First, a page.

In the winter of ’41 “a problem confronted the United States and particularly the Pacific coastal states of California, Oregon, and Washington: what to do with the “Japs” in their midst. “Japs” was what we were called derogatorily and for convenience. “We” refers to the Issei, the immigrants from Japan who had become permanent residents but were barred from citizenship, and the Nisei, their born-in-the-USA offspring.”
The government declared an 8PM curfew. The residents were ordered to turn in contraband (weapons, short wave radios, binoculars, cameras) at their nearest police station. In just a few weeks, Betty’s parents “disposed of their flower shop business of 25 years, a truck, a passenger car, our furniture, and other possessions—all at garage sale prices. I was going to leave my home, my neighborhood, the city where I had lived all my life. I was to depart from my childhood friends, many of whom I had known since kindergarten, possibly never to see them again.”
For a few months, Betty and her family lived in a barrack built on the vast parking lot of the Santa Anita racetrack. “There was an ugly time at Santa Anita that I clearly remember. It was precipitated by some policemen from a nearly town who took it upon themselves to invade our Center to look for ‘contraband.’ As a result of the riot, we were placed under military law and the militia moved in. How scary it was to peek out the window to see military vehicles passing by with soldiers manning machineguns! This menacing scene reinforced the barbed wire fences surrounding the Center and the armed watchtowers to punctuate the fact that we were indeed prisoners and the perception that we were considered enemies of our own country just because of our ethnicity.”
Betty and her family were a few months later moved by train to the Granada Relocation Center -- known as Amache--“one of ten concentration camps where Japanese Americans were incarcerated during World War II. This encampment, located in a desolate area of southeastern Colorado near the Kansas border, is where I lived with my family among about 7,000 Japanese Americans as prisoners of the USA from September of 1942 through May of 1944.” Betty, her parents and two sisters were housed in a large room, with army cots with thin mattresses at one end and table and benches and a study niche at the other. They had communal facilities: dining hall, laundry room, a bathroom of stall toilets with no doors and a communal shower room.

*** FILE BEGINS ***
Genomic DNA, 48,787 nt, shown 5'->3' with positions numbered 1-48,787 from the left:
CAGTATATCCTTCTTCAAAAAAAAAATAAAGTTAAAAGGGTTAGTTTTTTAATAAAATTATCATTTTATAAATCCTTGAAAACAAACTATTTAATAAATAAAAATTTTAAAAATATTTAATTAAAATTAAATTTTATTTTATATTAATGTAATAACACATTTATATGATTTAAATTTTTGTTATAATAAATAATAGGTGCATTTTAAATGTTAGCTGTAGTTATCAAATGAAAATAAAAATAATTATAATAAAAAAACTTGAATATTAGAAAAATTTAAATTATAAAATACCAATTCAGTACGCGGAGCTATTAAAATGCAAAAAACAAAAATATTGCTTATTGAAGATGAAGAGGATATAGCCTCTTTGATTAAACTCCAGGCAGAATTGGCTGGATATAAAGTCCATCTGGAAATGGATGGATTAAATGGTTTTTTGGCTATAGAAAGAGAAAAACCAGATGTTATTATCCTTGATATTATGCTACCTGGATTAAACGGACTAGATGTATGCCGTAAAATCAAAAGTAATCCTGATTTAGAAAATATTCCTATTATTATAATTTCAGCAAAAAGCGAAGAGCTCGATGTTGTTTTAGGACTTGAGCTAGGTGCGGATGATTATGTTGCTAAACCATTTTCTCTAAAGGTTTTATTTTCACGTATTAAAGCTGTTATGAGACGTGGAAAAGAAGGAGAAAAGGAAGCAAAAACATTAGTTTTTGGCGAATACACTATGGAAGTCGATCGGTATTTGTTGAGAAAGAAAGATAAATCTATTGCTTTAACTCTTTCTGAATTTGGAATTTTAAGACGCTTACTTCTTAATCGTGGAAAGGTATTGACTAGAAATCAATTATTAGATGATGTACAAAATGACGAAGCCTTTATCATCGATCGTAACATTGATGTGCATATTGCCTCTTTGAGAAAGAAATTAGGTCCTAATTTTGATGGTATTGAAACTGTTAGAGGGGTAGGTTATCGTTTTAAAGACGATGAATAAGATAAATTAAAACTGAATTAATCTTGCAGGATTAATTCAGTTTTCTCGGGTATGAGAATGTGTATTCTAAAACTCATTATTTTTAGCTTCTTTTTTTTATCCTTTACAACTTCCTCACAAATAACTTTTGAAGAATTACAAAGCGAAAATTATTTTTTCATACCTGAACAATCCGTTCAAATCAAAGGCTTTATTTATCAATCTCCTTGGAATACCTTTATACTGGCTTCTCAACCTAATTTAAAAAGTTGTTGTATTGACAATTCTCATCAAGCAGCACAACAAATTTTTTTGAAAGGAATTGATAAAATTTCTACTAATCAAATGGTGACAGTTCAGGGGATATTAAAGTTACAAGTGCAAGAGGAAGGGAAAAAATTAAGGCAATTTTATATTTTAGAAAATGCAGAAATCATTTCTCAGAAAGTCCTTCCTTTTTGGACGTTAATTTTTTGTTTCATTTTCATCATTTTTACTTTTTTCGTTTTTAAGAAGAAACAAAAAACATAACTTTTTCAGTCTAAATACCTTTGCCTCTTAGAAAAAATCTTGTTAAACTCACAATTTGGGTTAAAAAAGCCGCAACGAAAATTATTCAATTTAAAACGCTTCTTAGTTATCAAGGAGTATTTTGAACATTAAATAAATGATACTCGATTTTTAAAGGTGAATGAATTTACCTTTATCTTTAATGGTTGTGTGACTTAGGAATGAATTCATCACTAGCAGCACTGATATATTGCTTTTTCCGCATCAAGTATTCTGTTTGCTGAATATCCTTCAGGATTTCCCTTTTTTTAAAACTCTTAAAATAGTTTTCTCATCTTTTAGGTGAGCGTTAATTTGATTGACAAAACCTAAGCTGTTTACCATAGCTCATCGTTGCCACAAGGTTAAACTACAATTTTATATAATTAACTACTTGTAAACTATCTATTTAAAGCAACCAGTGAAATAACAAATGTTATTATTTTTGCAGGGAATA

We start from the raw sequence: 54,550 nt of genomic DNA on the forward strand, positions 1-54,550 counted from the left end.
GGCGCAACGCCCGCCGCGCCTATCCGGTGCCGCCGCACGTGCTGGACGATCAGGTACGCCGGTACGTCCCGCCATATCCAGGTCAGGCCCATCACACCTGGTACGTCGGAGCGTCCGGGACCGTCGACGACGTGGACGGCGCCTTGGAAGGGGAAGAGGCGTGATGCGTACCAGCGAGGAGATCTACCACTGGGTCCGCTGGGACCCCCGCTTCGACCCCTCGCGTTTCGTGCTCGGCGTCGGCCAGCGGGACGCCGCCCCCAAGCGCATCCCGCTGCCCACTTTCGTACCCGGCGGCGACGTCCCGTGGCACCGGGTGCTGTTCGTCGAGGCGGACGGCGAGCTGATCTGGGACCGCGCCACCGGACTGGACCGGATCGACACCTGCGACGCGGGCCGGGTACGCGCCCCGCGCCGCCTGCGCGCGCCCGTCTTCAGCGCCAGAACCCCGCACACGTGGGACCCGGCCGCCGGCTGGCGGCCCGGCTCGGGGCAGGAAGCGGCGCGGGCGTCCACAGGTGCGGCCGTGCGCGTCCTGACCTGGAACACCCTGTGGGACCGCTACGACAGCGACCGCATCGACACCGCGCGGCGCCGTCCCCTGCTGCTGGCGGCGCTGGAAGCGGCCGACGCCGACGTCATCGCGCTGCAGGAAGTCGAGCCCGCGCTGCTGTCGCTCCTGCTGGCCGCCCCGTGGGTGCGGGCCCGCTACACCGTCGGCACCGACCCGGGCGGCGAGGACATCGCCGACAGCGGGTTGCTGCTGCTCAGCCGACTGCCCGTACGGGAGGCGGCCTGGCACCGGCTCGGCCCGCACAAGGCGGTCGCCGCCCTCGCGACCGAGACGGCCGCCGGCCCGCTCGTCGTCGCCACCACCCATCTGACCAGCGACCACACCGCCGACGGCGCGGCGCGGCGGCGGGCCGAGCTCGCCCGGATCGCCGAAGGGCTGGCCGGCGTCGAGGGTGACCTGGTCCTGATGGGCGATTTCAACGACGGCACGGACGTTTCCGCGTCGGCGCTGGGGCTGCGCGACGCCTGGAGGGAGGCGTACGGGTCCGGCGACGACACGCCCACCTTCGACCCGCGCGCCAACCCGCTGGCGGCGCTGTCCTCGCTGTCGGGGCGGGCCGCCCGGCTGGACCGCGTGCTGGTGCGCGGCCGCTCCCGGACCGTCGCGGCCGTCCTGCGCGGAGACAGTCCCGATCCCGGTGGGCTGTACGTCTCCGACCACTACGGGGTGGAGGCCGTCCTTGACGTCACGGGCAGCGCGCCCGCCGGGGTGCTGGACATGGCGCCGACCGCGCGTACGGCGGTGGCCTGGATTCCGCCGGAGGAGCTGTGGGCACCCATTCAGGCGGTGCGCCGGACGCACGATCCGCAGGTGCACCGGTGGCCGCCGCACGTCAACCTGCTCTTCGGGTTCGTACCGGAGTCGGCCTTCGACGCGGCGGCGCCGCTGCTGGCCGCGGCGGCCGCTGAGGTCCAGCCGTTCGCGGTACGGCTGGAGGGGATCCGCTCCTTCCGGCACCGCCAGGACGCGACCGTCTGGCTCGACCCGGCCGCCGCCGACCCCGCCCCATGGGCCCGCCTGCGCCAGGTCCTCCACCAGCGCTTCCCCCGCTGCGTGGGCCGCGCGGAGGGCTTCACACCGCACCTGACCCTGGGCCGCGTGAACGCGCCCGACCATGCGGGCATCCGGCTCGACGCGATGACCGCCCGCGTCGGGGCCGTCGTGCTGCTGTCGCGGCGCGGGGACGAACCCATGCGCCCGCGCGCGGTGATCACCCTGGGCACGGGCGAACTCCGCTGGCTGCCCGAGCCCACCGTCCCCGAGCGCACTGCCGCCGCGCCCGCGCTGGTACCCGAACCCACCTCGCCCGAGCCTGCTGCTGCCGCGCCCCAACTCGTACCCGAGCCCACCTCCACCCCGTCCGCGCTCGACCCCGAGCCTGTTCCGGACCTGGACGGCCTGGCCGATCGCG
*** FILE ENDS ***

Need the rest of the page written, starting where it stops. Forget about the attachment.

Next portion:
One block of barracks was set aside for schools. Teachers were college-educate internees “as well as Caucasian teachers brought in from the outside.” Betty was able to pursue her interests in being a reporter and editor for camp publications. She was editor of the high school bulletin and an editor of the yearbook, where she wrote an essay that was published called My Dear America. “Adults in the camp were put to work, for which they were paid $16 a month or $19 if they were professionals.” Betty worked weekends in the hospital dining room.
People were allowed to leave the camp as long as they relocated away from the West Coast. Many of the boys she knew were drafted when they reached the age of 18. “Thanks to a case filed in court in the name of Mitsuye Endo, Japanese Americans were released from relocation centers unless just cause could be shown why they should be kept in custody.”
Betty graduated from the camp high school and went on to get her college degree from the University of Wisconsin, Madison. After working in Chicago for a few years, she was accepted at the Columbia University Graduate School of Journalism in New York City, class of 1954. Upon graduation she was hired as a reporter for an upstate New York newspaper. “Just as I was about to leave, I received a telegram from the paper’s publisher telling me their offer had been withdrawn.” Sensing something wrong, Betty contacted a friend who worked on the paper. He confirmed what she had suspected—the publisher refused to hire her because she was Japanese. Devastated, Betty gave up her dream to work as a newspaper journalist and spent the rest of her professional life writing and editing medical trade journals in Chicago.
In 1966, Betty married Toshio Nakanishi. Their daughter, Susan, was born two years later. Susan, a bank executive, married and gave birth to daughter Megan in 2002.
In March 2005, Betty’s Letter to America was rediscovered by a theater group in Los Angeles performing a musical about incarceration of Japanese Americans during World War II. She was honored: her essay My Dear America was read from the stage, as well as a sequel Letter to America she wrote 62 years later.